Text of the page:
The power just came back on a few minutes ago – it’s just after midnight April 6, 2010. Power was lost just after supper yesterday – around 6:30 pm in the Metcalfe, Vernon and Osgoode area of Eastern Ontario. No reason from Hydro One so far. Living in the country one is prepared for these events. I have a good Honda generator, battery backup on my sump pump and ample deep cycle batteries to keep some of the ham gear on the air. I was a bit low on gas so I headed out two hours into the blackout to get an extra 5 gallons. All was well in the VE3MPG household. Enough candle power to light the shack and living quarters and the Blackberries were fully charged earlier in the day. The RIM network was still functioning. The Honda 2000i used up just a little over a gallon of petrol during the 6 hours of non-alternating current on the mains. It’s been a great little gen set and made it through an even longer blackout several years ago – about 13 hours that time.

Below are photos of the big blackout of August 15, 2003, courtesy of NASA’s Earth Observatory. That afternoon I hurried to a Honda dealer to purchase the last generator on the shelf – a demo model – the City of Ottawa had purchased their entire inventory. More tomorrow.


Blackout Leaves American and Canadian Cities In The Dark

Monday 5 April 2010

I Guess I Don’t Have a Boat Anchor After All

Just finished reading KL7AJ’s write up on QRZ’s forums. Read on about how to restore a real boat anchor – Restoring Your Vintage Radio, by Bo Tanker.

“By the way, I should mention at this point that it seems a lot of the uninitiated refer to ANY amateur radio that happens to contain a tube or two a boat anchor. Excuse me, but a Yaesu FT-101 doesn’t even REMOTELY qualify as a boat anchor. It’s got a HANDLE on the thing, for crying out loud!”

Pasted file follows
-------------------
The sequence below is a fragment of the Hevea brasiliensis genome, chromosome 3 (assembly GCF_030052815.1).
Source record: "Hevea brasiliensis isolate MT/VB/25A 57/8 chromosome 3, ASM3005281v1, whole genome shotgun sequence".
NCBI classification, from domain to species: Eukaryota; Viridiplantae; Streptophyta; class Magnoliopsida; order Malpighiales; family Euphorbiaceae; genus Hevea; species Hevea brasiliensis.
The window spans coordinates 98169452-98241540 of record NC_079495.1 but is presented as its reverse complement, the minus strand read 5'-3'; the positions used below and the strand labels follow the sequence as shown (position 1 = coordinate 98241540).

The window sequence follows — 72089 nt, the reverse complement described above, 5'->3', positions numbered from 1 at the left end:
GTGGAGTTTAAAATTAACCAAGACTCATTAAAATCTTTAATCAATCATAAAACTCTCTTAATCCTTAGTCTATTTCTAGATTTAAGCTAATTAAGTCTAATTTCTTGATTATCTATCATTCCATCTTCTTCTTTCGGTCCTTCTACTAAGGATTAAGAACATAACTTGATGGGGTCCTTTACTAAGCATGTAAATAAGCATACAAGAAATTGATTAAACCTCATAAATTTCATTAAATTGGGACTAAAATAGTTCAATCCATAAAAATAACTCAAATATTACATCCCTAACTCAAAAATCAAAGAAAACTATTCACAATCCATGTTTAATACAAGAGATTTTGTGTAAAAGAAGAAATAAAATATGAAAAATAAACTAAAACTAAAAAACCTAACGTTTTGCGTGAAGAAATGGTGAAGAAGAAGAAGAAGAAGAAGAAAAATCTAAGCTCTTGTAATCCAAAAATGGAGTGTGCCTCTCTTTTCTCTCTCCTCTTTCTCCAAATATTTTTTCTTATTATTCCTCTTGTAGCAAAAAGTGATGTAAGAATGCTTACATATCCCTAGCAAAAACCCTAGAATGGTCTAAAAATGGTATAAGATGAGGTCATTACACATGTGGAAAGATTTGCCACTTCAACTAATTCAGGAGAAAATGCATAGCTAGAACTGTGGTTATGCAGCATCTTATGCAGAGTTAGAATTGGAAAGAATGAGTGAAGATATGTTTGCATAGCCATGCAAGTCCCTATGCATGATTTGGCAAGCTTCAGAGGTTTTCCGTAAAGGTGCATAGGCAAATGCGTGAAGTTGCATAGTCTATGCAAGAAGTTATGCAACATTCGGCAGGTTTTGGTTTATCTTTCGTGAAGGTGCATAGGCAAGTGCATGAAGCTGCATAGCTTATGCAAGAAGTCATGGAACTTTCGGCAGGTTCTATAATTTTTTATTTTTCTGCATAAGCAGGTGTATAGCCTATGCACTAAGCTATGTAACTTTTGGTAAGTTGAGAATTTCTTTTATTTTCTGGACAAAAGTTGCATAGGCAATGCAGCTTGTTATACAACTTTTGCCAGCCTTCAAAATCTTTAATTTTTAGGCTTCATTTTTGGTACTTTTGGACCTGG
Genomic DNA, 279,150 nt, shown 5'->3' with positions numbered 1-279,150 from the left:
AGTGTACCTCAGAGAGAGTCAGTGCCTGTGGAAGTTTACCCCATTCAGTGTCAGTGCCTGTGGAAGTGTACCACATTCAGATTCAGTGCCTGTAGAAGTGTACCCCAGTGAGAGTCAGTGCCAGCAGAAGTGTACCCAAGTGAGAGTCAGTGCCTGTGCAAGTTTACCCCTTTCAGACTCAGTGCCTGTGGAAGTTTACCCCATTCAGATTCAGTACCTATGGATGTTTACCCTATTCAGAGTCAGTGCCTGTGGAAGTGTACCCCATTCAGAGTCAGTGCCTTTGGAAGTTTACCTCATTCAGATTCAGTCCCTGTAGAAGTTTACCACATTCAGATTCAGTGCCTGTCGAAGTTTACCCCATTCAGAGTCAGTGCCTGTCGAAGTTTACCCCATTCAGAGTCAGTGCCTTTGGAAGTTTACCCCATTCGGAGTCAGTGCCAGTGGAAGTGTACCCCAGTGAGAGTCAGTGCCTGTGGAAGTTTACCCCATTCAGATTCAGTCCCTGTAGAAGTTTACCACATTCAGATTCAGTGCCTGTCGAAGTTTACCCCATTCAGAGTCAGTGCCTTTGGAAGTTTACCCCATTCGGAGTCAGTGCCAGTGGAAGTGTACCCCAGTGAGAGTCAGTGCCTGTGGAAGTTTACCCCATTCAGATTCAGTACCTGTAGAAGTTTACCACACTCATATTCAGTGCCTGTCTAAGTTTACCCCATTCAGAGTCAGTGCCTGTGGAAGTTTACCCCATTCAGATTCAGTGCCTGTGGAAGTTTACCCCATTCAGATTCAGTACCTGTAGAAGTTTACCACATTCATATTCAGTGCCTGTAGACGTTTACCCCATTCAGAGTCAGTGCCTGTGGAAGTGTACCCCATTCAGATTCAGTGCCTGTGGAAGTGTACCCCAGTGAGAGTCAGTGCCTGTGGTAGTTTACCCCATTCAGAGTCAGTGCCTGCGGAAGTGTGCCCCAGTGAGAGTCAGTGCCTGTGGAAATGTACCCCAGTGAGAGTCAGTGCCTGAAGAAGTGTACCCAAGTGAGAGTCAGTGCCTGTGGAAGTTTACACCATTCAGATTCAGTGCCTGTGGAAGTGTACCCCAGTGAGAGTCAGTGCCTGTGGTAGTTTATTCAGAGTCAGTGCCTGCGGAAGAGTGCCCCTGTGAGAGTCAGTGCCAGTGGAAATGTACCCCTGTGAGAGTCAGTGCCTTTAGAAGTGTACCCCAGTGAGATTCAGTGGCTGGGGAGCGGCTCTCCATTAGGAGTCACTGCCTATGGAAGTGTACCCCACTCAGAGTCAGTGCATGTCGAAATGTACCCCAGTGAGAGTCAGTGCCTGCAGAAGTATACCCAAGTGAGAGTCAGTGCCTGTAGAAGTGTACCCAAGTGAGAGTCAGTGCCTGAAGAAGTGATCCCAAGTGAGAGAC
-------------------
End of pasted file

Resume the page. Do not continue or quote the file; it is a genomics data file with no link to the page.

“Here’s a test for whether your radio qualifies as a boat anchor. First, locate your nearest ocean or Great Lake. (If you live in Nebraska, this may be a bit of a trick in itself). Go down to the nearest dock on the shore of the aforementioned ocean or Great Lake. Find a big boat. Look for a big, rusty pointy object dangling from a chain somewhere on that big boat. Pick up that big rusty pointy object dangling from the chain. Record or otherwise document the grunting sounds you make when you pick up that big pointy rusty object. Or, alternatively, record the pain level in your back as you pick up that big pointy rusty object.”

”Now go home, pick up your radio, and compare your grunting and/or pain level with that experienced upon lifting the rusty pointy object dangling from the chain on the
big boat.”

“Is it comparable? If so, you might have a genuine boat anchor.”